Parasitic Extraction Requirements Driven by Custom Design

Ash Patel, Director of Product Marketing

Fast growing markets like 5G, biotechnology, AI, and automotive are driving the new wave in semiconductor design and the need for highly integrated system on chip (SoCs).  Power management, sensors, RF and precision analog functionality are all integrated on the same substrate which poses new challenges for custom design tools. Specifically, there are new challenges for parasitic extraction that customer design engineers need to overcome to drive SoC closure.

Inductance Extraction

Historically, capacitance was the primary component extracted since designs were most sensitive to capacitance. Then came resistance extraction and now self and mutual inductance are being extracted. Power, RF, Serdes, high speed I/O and 3D-IC are driving the necessity for inductance extraction since the frequency band of operation is pushed higher in the GHz region.

Substrate Extraction

Integrating power switching blocks with RF blocks on the same die brings substrate coupling issues to the forefront. To account for substrate during design, good extraction techniques must be implemented to augment your circuit netlist with a substrate netlist. Noise coupling analysis should be done at the substrate level so that the designer can make appropriate trade-offs before running top level simulations. 

Higher Accuracy

As the applications demand higher precision, speed or sensitivity from chips it drives the accuracy requirements for parasitic extraction higher. Traditional rule-based methods have managed to improve accuracy by improving modeling through advanced interconnect technology files, but even better accuracy can be achieved by the usage of 3D field solvers. This is even becoming an option for full-chip design.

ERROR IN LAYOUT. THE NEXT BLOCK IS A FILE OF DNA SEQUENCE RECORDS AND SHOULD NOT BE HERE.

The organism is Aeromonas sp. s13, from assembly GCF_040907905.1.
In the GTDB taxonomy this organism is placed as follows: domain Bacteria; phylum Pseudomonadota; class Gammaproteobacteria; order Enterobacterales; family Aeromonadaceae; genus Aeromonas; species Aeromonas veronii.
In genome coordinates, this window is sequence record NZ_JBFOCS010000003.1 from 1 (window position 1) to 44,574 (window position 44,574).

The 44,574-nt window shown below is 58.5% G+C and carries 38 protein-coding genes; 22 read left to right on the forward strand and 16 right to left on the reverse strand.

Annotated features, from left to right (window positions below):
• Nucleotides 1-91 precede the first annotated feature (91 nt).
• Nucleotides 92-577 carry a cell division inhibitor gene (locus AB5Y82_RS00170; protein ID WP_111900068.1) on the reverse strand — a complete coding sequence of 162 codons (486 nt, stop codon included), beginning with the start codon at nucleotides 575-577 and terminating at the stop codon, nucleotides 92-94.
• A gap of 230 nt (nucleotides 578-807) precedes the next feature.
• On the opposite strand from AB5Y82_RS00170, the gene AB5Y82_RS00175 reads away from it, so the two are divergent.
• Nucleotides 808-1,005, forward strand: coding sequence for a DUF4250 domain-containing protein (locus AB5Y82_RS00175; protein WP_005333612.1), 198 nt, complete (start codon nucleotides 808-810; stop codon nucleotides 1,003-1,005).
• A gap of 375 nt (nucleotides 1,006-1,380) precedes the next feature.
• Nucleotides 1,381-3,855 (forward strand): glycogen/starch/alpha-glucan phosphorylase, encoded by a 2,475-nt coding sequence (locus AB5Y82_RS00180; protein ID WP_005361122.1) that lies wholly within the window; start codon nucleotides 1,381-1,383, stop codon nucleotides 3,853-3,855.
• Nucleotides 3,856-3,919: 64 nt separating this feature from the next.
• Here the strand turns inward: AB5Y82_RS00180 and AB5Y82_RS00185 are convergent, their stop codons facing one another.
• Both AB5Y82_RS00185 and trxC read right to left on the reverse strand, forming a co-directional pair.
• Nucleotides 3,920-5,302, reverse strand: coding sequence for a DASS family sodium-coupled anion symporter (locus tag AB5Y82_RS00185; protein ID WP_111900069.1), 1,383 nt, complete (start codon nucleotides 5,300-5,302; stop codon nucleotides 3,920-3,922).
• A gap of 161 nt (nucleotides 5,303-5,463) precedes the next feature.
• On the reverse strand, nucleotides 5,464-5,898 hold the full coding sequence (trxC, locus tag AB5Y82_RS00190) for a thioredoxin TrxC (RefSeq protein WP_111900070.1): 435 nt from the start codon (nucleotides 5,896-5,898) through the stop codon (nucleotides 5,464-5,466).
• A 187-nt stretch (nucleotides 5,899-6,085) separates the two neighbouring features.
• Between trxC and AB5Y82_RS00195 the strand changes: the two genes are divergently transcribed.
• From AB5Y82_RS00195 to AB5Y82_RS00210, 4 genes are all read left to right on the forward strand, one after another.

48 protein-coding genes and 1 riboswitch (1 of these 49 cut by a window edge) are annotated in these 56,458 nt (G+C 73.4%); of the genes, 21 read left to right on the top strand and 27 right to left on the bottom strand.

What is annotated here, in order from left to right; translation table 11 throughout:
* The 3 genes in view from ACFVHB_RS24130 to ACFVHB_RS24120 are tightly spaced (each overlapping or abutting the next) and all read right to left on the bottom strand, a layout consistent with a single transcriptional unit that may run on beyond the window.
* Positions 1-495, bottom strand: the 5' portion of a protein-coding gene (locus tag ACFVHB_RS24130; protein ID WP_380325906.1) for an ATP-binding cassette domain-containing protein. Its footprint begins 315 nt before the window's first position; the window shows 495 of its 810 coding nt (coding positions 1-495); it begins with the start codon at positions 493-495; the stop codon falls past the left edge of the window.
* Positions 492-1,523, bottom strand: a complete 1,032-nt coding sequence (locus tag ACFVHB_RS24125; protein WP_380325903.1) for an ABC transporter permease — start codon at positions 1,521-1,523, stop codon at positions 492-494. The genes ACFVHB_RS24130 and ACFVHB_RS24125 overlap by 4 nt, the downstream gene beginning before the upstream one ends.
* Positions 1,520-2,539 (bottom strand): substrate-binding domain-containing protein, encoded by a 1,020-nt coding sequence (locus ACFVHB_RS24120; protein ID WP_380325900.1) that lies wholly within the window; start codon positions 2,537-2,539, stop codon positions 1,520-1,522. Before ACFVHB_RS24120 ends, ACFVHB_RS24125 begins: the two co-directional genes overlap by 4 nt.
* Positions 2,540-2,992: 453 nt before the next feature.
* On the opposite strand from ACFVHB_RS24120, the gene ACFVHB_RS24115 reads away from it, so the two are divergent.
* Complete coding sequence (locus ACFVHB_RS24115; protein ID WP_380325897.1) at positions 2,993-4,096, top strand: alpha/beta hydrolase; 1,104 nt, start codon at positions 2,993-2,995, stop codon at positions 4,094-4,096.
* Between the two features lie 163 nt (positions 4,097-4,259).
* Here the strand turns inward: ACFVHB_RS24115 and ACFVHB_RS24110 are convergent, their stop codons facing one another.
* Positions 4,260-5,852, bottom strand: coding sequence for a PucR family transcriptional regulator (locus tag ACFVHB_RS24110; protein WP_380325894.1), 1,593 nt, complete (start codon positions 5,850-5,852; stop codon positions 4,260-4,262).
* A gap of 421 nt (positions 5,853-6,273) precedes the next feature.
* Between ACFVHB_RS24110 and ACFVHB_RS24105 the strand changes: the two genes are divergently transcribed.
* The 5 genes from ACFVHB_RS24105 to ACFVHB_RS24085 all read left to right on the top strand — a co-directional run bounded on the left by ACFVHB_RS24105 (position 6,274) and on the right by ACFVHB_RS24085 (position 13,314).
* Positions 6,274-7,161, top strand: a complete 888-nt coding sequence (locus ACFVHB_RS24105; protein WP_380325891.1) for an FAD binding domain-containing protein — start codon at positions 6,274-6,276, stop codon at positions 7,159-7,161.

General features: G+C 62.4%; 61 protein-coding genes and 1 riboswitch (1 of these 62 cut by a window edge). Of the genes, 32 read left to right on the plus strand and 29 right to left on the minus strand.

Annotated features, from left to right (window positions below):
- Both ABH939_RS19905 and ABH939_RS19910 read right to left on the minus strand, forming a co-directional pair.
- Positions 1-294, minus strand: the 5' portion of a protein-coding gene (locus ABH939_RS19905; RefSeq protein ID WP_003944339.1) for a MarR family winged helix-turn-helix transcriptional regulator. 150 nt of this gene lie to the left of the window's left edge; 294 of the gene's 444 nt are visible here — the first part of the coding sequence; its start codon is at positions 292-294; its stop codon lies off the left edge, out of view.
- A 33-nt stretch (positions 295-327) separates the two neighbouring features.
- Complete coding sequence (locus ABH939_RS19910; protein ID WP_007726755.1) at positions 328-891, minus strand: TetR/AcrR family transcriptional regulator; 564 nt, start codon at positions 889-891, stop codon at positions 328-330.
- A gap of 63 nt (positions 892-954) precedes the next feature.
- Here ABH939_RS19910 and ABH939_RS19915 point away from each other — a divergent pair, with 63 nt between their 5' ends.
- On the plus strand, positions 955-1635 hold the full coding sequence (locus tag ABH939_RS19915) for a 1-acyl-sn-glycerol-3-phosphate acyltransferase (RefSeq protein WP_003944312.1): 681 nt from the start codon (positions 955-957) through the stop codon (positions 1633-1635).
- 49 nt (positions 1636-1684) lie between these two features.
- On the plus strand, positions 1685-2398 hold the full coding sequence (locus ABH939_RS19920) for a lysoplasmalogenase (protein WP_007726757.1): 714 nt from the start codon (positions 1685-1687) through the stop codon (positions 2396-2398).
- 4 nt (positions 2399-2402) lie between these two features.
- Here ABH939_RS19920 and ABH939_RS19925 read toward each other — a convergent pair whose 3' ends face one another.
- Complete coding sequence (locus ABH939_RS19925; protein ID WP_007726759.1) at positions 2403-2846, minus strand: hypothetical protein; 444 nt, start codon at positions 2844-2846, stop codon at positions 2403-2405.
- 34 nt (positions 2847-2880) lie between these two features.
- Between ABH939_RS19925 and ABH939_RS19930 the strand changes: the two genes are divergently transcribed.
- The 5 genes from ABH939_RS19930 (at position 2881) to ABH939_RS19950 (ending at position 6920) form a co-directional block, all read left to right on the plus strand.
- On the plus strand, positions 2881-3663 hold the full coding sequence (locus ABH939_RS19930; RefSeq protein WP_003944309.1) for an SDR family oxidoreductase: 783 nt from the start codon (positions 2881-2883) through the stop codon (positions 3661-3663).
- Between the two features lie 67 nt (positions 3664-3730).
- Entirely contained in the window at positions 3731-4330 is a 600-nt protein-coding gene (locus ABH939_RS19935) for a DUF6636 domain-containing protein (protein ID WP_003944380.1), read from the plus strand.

Capacity

Extraction engines must handle large layout datasets with growing chip size and increasing number of components being extracted. This requires the extraction tool to manipulate multiple gigabytes of data and scale to a multitude of cores for achieving reasonable runtime. 

Post Layout Analysis

Once the layout has been extracted over several process corners, post-layout analysis is dictated to improve TAT by reducing simulation iterations. This drives the need for command line or GUI based tools to enable post layout analysis. Some of the debug features designers will need to aid post layout analysis include what-if-analysis, RC scaling, the ability to compare parasitics, open/short debug, and incremental extraction. 

Netlist Reduction

With increasing complexity and integration in SoCs comes an increase in transistor count.  When this is coupled with the  additional parasitic components that need to be extracted for higher accuracy,  detailed netlist becomes impractical to simulate. Hence the role of netlist reducers whether standalone or part of the extraction tool or simulator have become a critical component of custom design analysis. Netlist reducers provide the capability to reduce extracted netlist sizes without compromising accuracy. They also have the flexibility to tune different portions of the circuit individually. 

Conclusion

Custom design and co-design needs are increasing as semiconductor end applications drive the need for higher performance and integrated functions on SoCs. These trends are driving new requirements for parasitic extraction. High speed design needs inductance extraction, and high sensitivity design needs substrate extraction and accuracy. As the number of components being extracted increase, the capacity and run-time performance of extraction engines must be enhanced, and growing netlist sizes are bringing the role of netlist reducer in to prominence to reduce the length and number of post layout simulations. With these requirements and challenges no longer hidden under the digital design umbrella, the EDA industry is focused on bringing a new era of custom design to the market.